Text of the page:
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LEED For Existing Buildings: Hotels And Property Management

Apr 05, 2013

LEED for Existing Buildings: Hotels and Property Management

If you aren't familiar with the LEED certification for existing buildings, hotels, and commercial properties, here's a snippet from the USGBC website that explains the rationale and story behind the certification.

"LEED stands for Leadership in Energy and Environmental Design.

Developed by the U.S. Green Building Council (USGBC), LEED is an internationally recognized certification system that measures how well a building or community performs across these metrics: energy savings, water efficiency, CO2 emissions reduction, improved indoor environmental quality, stewardship of resources and sensitivity to their impacts. LEED provides building owners and operators a concise framework for identifying and implementing practical and measurable green building design, construction, operations and maintenance solutions. 

LEED applies to virtually all building types -- commercial as well as residential. It works throughout the building lifecycle -- design and construction, operations and maintenance, tenant fitout and significant retrofit."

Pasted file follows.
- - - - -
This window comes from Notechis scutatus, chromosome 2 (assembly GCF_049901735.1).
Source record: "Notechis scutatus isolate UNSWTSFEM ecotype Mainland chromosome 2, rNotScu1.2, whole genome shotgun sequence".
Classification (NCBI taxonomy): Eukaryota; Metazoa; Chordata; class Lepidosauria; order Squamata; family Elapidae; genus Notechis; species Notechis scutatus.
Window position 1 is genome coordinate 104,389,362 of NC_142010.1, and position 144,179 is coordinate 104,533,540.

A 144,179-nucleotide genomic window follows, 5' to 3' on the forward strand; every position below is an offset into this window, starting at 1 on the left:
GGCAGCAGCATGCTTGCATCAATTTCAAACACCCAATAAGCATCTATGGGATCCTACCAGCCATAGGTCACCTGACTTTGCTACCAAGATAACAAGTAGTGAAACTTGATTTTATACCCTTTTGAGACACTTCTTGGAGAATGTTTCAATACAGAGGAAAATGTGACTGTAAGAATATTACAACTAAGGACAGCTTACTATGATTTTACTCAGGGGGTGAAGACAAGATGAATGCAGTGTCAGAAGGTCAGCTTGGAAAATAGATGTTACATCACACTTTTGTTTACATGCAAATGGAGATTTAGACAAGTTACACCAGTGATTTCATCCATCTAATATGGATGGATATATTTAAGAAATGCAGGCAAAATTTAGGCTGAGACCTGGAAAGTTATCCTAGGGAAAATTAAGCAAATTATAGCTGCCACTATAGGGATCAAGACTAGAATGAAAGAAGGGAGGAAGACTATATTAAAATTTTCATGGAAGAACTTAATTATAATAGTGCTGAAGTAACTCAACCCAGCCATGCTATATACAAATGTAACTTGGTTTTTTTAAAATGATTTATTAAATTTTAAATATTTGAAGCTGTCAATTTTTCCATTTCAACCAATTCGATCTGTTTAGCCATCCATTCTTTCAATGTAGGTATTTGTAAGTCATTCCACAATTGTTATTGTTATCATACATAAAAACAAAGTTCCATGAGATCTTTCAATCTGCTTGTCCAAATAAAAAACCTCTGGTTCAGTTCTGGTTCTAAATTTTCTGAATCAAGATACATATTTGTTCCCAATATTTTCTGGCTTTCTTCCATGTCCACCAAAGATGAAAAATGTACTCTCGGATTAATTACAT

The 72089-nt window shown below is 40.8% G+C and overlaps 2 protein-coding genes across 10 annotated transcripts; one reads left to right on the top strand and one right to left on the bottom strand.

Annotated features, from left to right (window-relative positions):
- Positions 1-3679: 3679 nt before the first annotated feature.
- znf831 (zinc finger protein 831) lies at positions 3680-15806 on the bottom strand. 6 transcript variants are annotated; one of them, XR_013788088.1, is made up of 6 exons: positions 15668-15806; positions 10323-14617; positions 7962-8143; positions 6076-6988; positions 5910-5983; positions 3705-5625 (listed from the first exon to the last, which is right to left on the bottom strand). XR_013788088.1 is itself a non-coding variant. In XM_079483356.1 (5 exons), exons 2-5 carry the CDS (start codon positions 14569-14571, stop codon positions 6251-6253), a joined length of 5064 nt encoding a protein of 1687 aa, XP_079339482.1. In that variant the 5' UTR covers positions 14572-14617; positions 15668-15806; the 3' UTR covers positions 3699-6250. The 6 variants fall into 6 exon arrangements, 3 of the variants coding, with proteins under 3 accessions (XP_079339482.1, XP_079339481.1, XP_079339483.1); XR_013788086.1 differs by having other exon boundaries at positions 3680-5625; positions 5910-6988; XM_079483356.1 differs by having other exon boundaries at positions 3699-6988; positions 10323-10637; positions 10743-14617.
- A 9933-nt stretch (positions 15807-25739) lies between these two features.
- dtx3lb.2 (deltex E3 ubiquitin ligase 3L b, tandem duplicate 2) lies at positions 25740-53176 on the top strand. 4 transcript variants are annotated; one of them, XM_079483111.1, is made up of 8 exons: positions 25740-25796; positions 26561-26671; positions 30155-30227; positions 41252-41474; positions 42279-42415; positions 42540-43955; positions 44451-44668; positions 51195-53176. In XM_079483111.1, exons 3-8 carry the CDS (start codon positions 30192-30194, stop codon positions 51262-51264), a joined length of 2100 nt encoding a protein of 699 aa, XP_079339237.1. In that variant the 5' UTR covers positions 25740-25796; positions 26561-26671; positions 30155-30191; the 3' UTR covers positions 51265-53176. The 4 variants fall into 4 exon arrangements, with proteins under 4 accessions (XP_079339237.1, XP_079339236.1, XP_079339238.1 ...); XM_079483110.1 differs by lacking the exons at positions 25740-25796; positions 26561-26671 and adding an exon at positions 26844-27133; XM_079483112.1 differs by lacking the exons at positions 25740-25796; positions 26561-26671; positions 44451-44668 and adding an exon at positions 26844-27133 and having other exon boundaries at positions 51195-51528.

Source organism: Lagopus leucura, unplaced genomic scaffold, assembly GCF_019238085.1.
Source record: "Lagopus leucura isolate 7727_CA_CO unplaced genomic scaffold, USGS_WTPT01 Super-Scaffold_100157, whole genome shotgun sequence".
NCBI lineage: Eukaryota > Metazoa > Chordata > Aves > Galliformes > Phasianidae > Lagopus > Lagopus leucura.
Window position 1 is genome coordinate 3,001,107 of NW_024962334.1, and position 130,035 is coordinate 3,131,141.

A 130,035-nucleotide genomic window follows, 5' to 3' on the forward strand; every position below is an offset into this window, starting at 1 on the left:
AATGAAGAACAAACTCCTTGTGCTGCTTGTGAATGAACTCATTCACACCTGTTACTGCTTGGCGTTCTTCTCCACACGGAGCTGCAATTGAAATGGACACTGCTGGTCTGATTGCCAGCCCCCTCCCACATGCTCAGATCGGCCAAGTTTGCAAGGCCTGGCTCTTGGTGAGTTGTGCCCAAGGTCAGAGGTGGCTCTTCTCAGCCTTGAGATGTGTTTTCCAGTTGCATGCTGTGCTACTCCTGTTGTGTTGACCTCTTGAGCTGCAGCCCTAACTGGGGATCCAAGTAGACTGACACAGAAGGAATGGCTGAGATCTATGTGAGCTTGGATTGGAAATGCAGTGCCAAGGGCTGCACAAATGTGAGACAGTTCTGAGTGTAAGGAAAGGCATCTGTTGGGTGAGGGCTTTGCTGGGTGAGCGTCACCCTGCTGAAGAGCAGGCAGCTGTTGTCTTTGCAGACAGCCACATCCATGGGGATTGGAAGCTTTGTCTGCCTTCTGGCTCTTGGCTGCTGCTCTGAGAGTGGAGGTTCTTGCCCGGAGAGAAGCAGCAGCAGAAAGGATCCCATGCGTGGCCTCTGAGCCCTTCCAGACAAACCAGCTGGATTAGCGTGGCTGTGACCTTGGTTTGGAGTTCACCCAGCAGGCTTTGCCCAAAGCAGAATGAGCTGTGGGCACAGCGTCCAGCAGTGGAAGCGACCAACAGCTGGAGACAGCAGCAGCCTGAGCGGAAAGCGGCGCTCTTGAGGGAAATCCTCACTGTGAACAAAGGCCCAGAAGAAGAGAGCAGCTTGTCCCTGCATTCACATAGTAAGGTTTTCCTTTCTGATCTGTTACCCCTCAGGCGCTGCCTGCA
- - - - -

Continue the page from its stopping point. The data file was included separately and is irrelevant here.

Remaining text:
Green certification and energy efficiency are 'hot button' issues for many of our hotel owners and property managers. As a general note, all property owners should be aware that LEED certification is dependent on their implementation of green/efficient practices, technologies, and standards. To understand some of these parameters a bit closer, we've consolidated a few of the 'existing building' credits into a simple guide (along with their LEED value). The values or 'credits' are the building blocks to LEED certification, and thus a higher score leads to a higher certification (i.e Silver vs Platinum). All of these suggestions are taken directly from the US Green Building Council website, and do not represent organic suggestions from Temperature@lert.

 

Advanced Energy Metering (2 points)

Goal: To support energy management and identify opportunities for additional energy savings by tracking building-level and system-level energy use.

Program the facility’s energy management system to set an alarm whenever the energy consumption and peak demand rise above the anticipated amount by more than 5%. The anticipated consumption and peak should be determined by analyzing historical facility performance and weather and operating conditions and should be set on at least monthly, preferably daily. Demand measurements must be taken in time increments no longer than the increments used for utility billing or in one-hour increments, whichever is less time. On at least a monthly basis, report the facility’s utility peak demand and total consumption and compare it with the data for the previous month and the same month from the previous year.

 

Renewable Energy and Carbon Offsets (up to 5 points)

Goal: To encourage the reduction of greenhouse gas emissions through the use of local and grid-source renewable energy technologies and carbon mitigation projects.